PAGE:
For the tenth day in a row, the number of active COVID-19 cases across the province has gone up. For the second day in a row, the current surge of infections has set a new record for most new cases in a day. This is the situation on the fourth day of lockdown in Nova Scotia's COVID third wave.
The province is reporting 66 new cases on Monday, April 26. "Sixty cases are in Central Zone," says the official daily report, "eight of which were identified Sunday, April 25, at:
• Chebucto Heights Elementary, Halifax
• Joseph Howe Elementary, Halifax
• Oxford School, Halifax
• Bedford South School, Bedford
• Atlantic View Elementary, Lawrencetown
• Brookhouse Elementary, Dartmouth
• Cole Harbour District High, Dartmouth
• Nelson Whynder Elementary, North Preston
Three cases are in Eastern Zone, one of which was identified Sunday, April 25, at Jubilee Elementary in Sydney Mines. Two cases are in Western Zone, and one case is in Northern Zone."
There are now 323 active cases in the province. (The peak remains 466 active cases at the height of the first wave, April 19, 2020.)
A surge of testing has come with the increase in infections: 11,335 tests were completed by local labs yesterday, a record high for one day, nearly double the current daily average. The number of people in hospitals is holding at five, as it's been since Saturday, but there are now two people in intensive care. These are the first ICU patients since March 16, or 40 days ago.
Halifax has only been locked down for four days, not enough time to take the edge off a disease that has an incubation period around 14 days, so today the province announced two further steps in restrictions.
The first is a further tightening of things in the rest of the province outside the lockdown zone (Halifax Regional Municipality and some surrounding areas). This builds on the travel and gathering restrictions announced yesterday by capping restaurants at 50 percent capacity, plus other stuff spelled out in the official announcement.
The second step is more radical: closing all public schools in the lockdown zone. The closure starts tomorrow, Tuesday, April 27 at 8am. Remote learning will begin this Thursday, April 29.
“Every decision we make for our schools is out of an abundance of caution and in consultation with public health,” says education and early childhood development minister Derek Mombourquette in the press release about the closure. "I know this will be difficult for some families, but Nova Scotians have shown time and time again that they’ll step up in our fight against this virus.”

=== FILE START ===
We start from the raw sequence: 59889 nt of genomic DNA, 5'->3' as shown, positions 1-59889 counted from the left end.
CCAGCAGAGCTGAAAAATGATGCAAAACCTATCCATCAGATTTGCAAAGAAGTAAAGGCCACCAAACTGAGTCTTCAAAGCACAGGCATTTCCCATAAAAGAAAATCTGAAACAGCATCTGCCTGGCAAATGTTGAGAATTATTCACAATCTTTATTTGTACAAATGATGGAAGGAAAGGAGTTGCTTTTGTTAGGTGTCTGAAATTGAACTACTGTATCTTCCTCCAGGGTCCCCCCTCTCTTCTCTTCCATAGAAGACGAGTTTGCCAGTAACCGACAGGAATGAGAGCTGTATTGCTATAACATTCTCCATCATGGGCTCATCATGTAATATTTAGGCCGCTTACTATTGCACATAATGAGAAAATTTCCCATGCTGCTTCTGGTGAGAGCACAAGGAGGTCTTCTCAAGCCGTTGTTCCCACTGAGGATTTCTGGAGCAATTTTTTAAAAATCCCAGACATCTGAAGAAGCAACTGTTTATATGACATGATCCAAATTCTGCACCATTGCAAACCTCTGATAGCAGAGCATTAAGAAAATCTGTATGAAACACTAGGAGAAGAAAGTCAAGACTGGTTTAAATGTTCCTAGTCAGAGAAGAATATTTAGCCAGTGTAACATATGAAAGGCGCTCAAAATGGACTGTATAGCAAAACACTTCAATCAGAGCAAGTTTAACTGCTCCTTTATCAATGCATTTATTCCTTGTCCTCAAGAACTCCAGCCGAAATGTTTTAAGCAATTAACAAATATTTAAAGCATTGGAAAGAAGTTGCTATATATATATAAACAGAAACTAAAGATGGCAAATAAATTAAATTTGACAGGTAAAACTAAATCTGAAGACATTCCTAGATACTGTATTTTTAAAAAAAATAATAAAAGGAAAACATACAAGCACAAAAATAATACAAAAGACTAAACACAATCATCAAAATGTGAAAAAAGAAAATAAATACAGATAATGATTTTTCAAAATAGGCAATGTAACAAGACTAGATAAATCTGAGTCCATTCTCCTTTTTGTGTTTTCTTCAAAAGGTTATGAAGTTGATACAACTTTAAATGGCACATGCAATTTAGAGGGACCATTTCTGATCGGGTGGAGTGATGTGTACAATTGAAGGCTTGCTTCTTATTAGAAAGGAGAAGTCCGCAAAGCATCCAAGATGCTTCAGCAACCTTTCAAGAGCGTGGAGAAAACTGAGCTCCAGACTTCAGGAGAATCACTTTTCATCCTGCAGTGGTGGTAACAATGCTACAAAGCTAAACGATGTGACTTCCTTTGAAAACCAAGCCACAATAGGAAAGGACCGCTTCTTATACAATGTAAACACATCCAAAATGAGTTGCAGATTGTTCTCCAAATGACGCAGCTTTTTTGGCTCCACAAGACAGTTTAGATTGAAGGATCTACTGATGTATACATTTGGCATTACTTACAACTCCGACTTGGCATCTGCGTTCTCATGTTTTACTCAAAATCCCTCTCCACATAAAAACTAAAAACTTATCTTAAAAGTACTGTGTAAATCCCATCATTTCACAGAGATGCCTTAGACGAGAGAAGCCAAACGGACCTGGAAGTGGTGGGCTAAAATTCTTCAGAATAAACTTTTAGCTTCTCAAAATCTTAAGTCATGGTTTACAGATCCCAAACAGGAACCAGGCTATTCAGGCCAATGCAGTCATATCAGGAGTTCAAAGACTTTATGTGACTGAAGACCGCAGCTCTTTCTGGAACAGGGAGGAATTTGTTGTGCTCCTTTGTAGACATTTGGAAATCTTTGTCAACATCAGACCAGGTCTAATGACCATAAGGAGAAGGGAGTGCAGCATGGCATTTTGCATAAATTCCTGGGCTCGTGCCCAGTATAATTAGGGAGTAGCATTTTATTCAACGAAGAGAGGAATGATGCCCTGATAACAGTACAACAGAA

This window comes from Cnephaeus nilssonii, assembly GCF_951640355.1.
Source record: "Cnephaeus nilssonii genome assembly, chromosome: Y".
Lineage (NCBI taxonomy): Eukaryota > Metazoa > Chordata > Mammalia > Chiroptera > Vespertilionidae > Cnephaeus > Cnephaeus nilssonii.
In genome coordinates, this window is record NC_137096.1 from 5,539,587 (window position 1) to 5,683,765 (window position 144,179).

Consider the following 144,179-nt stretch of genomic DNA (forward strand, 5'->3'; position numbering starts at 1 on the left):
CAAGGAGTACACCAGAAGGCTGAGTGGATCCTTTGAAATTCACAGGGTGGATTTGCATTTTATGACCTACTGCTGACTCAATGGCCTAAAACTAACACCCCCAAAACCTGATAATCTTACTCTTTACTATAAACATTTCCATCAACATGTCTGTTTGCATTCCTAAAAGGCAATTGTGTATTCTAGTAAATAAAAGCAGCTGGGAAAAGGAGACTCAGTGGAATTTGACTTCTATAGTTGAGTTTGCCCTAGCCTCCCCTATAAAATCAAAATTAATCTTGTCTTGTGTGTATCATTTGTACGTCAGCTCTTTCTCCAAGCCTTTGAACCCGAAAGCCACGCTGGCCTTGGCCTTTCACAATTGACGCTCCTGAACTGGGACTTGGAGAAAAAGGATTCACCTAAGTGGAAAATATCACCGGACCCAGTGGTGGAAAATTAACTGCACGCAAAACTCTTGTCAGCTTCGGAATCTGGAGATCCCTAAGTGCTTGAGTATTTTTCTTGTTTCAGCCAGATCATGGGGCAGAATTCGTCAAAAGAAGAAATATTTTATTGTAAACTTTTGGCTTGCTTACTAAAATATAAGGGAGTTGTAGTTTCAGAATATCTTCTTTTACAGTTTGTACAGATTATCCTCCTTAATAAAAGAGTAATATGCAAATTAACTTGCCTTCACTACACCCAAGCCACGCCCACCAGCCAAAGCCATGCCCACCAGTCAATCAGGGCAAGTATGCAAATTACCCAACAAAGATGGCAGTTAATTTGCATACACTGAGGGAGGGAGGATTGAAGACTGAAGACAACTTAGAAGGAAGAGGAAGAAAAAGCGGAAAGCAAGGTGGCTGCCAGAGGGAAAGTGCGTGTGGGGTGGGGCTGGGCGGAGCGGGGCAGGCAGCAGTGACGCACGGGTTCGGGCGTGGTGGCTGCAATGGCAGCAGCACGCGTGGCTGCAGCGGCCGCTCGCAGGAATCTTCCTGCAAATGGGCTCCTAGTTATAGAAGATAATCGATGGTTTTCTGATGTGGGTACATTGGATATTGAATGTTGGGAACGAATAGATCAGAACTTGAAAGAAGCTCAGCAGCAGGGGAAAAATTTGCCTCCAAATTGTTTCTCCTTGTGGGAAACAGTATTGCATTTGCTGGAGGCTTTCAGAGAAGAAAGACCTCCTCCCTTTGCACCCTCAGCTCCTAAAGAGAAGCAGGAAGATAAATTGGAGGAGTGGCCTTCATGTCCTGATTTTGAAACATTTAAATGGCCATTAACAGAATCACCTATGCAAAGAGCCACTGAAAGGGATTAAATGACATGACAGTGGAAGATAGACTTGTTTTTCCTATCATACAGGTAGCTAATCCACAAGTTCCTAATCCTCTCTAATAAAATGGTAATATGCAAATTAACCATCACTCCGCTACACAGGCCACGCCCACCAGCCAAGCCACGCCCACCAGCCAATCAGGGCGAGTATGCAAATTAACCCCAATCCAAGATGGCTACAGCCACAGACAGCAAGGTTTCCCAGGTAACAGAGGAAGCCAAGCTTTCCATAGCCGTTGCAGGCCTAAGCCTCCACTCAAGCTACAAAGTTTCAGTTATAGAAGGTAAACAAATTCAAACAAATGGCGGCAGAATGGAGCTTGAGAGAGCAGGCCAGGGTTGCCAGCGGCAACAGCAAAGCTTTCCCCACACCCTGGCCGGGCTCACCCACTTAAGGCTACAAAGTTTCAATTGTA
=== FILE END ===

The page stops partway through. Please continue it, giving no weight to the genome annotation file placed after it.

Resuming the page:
Mombourquette is way off the mark with "difficult for some." This sucks pretty universally, and the province knows it. As top doc Robert Strang in the release, “The best place for children and youth is in school, for their social, physical and mental well-being.” It's also best for working adults not to pause their incomes and careers to do a bad job at preparing the next generation to meet the challenges the future holds. But apparently the disease has gotten bad enough for this option.
"With the number of community and school cases rising and the impact on students, teachers and staff, I support the decision to move to at home learning in the greater Halifax area, as an additional measure," says Strang. "If we all do our part, our kids may be able to return to the classroom soon.”
Where Nova Scotia’s COVID-19 cases are on Monday, April 26
|HEALTH ZONE & NETWORK||NEW CASES||CLOSED CASES||ACTIVE CASES|
|Western zone totals||2 new||1 closed||12 active|
|Central zone totals||60 new||4 closed||266 active|
|Northern zone totals||1 new||0 closed||12 active|
|Eastern zone totals||5 new||3 closed||33 active|
TABLE NOTES The totals for the health zones (Northern, Eastern, Western, Central) may be different than the totals you'd get by adding up the numbers in the Community Health Networks that make up each zone. The zone totals reflect every case in the area, while the community network numbers only show cases that can be localized with the patient's postal code to a region inside the bigger area. Because case information may be updated by the province after cases are announced, two things that lead to different totals are common: 1. the province never gets the information to track some case(s) at the community network level, usually leading to a higher number of cases in the zone total than the sum of the networks, and 2. a case may appear in the network day(s) after it was announced when a case that didn't have a postal code receives one, usually leading to a lower number of cases in the zone total than the sum of the networks. The names of the community networks here have been adapted/shortened for simplicity (click to download the province's PDF map with the exhaustively complete network names). All data comes from the Nova Scotia COVID-19 data page. We use a dash (-) instead of a zero (0) where applicable in the health network numbers to make the table easier to read.